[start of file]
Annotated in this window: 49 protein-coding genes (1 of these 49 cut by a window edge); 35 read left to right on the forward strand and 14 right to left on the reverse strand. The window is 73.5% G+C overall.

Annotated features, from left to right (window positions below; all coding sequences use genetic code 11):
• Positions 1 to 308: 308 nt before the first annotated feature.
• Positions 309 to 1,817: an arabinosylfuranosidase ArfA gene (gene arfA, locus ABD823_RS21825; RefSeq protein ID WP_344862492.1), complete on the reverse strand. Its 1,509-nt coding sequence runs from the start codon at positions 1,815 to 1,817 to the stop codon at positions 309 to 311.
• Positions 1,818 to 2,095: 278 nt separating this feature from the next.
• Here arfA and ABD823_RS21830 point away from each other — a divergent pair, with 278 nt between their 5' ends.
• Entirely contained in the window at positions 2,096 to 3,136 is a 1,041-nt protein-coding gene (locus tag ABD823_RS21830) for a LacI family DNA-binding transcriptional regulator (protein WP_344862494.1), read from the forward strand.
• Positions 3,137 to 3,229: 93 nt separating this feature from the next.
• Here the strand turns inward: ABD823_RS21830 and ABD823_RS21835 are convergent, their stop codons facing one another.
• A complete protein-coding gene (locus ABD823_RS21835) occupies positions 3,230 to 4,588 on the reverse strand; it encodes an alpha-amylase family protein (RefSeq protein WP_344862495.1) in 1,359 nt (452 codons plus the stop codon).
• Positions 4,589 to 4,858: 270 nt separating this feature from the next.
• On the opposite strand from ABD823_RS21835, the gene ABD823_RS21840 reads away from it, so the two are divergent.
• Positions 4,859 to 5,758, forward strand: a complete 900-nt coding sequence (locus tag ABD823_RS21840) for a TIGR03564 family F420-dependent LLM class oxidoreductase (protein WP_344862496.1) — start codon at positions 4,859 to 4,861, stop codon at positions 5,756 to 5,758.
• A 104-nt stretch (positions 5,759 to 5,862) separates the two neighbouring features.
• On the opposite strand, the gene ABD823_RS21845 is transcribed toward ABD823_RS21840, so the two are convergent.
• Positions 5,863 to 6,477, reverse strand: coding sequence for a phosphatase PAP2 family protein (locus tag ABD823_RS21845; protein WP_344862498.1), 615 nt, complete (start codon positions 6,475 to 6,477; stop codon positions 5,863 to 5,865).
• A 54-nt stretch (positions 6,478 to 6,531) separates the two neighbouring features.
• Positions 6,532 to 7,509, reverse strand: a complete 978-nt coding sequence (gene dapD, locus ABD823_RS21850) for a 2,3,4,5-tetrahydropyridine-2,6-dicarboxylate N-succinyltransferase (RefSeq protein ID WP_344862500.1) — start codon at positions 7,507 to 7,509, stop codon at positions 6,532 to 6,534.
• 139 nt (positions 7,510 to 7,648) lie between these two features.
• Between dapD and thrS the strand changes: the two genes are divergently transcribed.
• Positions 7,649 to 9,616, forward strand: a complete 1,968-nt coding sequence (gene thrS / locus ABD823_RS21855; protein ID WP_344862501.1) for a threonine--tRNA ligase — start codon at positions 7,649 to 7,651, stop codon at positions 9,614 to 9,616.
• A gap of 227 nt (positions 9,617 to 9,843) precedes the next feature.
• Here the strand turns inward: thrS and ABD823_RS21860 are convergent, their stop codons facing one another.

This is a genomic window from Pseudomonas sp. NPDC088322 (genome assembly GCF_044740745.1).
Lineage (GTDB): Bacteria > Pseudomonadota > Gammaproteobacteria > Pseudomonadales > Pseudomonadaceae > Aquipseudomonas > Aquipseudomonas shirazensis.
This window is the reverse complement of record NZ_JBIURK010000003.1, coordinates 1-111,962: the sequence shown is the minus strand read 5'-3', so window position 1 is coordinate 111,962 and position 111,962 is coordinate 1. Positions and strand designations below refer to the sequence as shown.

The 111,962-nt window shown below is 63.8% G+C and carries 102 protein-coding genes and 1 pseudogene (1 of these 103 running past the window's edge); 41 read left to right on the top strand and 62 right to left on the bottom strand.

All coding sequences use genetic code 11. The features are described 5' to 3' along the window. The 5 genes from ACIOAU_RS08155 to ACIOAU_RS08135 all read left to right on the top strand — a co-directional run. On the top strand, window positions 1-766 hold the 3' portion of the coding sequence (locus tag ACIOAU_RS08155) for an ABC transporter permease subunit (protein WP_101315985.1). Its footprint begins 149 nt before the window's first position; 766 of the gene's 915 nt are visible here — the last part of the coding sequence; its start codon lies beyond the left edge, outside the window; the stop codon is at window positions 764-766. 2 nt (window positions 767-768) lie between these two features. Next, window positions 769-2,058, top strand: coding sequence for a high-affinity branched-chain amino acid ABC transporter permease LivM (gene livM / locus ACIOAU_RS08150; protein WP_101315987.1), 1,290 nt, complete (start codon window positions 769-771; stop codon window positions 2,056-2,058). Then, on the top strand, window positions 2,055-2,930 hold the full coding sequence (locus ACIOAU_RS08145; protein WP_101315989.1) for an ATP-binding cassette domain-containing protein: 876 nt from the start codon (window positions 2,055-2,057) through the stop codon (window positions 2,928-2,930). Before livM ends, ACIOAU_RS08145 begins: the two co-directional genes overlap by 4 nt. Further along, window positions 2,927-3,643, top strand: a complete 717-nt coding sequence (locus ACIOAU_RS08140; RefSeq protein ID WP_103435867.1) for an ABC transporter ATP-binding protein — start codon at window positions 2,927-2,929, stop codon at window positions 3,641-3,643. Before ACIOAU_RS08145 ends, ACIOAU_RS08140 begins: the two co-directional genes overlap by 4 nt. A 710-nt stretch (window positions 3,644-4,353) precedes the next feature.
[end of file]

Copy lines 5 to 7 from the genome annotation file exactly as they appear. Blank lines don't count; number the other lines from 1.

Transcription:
• Positions 1,818 to 2,095: 278 nt separating this feature from the next.
• Here arfA and ABD823_RS21830 point away from each other — a divergent pair, with 278 nt between their 5' ends.
• Entirely contained in the window at positions 2,096 to 3,136 is a 1,041-nt protein-coding gene (locus tag ABD823_RS21830) for a LacI family DNA-binding transcriptional regulator (protein WP_344862494.1), read from the forward strand.